Bob Dylan turns seventy tomorrow. Love him or hate him, this old geezer changed your world by expanding the possibilities of songwriting and infusing pop music with poetry. He influenced everyone from the Beatles all the way down to those annoying buskers on the street. Forever changing and eluding your little net, this chameleon didn't sit on any rock long enough to stay one color. He doesn't seem to care if you get it, and he doesn't try to placate you. He undermines your expectations at every turn, and scrambles up the Great American Songbook while stealing snippets of Civil War tunes, Tin Pan Alley, surrealism and Blakean visionary poetry. His songs are not just Top Forty radio fodder--he could write that stuff in his sleep--but more like short stories. Maybe you hate his voice--yes, he can bray like an Old Testament prophet or some heartsick riverboat captain with a bad cold, but if you want sweetness and sentimentality he can do that, too, but he won't just give you a scoop of vanilla ice cream even if it is his birthday.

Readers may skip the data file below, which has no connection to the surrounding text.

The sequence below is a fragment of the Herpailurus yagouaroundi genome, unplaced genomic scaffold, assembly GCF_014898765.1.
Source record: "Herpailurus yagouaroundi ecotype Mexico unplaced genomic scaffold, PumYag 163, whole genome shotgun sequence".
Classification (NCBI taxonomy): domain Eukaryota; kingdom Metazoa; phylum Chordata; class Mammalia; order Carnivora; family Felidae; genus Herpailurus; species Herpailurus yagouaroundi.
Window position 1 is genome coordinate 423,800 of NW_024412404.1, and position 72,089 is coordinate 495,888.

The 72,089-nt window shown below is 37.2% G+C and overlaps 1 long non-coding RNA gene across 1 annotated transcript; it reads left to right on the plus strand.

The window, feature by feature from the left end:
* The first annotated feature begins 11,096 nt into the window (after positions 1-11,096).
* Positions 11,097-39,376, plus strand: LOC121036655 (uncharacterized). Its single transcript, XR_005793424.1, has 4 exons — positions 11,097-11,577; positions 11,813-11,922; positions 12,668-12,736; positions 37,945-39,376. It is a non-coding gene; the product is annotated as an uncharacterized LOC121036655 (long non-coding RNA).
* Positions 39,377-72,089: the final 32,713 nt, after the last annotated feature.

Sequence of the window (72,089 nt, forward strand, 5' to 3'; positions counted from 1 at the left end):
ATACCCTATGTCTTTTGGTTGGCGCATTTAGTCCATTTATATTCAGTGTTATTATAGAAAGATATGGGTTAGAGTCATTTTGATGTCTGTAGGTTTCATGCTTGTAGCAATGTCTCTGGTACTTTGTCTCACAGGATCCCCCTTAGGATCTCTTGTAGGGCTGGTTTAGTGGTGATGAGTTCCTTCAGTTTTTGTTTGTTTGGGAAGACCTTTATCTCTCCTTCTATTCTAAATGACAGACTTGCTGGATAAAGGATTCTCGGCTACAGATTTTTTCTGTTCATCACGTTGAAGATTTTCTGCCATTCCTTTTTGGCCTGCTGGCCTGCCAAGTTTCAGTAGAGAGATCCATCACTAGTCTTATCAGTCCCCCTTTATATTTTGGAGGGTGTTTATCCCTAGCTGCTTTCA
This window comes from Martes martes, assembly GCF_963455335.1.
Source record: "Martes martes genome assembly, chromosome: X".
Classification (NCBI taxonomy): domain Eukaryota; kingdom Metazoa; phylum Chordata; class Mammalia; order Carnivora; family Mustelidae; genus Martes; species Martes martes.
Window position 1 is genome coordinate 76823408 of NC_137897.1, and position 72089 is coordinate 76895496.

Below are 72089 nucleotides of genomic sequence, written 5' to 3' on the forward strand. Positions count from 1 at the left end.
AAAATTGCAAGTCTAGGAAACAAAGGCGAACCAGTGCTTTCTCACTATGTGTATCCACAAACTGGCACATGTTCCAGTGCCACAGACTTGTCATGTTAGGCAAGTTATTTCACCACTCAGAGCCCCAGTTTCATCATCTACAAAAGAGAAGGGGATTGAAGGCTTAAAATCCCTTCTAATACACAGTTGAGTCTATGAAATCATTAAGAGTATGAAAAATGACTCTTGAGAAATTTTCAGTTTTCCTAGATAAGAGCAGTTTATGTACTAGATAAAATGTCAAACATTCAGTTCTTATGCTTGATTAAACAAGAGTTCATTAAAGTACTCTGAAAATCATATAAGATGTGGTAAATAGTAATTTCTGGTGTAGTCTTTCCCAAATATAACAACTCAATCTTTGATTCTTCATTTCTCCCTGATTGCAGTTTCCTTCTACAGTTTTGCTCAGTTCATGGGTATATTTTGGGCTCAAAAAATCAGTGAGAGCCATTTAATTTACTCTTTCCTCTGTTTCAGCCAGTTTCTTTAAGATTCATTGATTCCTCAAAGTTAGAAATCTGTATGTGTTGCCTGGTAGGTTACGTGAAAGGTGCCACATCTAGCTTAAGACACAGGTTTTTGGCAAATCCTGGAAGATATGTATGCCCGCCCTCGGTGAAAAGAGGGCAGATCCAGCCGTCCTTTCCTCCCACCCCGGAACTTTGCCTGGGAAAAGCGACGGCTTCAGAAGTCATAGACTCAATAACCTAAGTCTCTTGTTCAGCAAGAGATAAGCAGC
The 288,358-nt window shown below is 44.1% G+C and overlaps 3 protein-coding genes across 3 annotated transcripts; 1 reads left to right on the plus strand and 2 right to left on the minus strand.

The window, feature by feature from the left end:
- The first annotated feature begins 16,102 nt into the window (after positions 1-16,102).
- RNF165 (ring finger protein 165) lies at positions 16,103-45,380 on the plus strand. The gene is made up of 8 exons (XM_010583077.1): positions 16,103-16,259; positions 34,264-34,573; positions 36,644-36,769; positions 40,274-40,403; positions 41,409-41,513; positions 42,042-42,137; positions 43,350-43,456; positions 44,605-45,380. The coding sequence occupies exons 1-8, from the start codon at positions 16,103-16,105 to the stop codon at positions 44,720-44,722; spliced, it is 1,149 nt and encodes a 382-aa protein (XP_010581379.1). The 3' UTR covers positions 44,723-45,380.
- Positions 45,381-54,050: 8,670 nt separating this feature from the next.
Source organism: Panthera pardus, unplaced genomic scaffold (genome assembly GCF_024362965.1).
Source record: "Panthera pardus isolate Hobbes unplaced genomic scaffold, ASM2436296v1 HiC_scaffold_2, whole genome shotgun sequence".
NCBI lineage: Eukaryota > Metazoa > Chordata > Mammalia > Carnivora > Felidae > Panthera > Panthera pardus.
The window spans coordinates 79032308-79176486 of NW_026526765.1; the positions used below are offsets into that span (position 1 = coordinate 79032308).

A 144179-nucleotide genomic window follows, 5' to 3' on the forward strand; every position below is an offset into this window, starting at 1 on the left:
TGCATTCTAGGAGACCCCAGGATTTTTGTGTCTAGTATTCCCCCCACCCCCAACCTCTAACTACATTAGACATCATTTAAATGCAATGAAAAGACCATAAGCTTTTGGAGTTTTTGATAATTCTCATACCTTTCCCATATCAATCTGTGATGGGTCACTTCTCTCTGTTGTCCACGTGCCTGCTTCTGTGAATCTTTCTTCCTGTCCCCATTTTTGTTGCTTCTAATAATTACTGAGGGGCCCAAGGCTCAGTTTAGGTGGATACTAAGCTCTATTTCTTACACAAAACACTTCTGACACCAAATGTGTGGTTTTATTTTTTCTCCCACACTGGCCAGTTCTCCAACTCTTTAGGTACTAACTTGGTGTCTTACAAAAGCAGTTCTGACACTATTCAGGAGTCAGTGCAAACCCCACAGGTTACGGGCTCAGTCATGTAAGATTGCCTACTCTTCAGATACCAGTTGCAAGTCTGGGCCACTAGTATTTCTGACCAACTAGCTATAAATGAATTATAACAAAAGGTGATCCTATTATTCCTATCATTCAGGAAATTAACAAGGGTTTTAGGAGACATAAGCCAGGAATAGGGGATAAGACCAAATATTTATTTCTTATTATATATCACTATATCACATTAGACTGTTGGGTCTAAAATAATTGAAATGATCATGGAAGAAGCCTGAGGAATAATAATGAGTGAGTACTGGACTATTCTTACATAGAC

The long strange trip of Bob Dylan unfurls in this video, "A Series of Dreams," an outtake from the "Oh, Mercy" sessions recorded in 1989. The song is a brooding journey through the darkness, and the film clips from Dylan's career are priceless.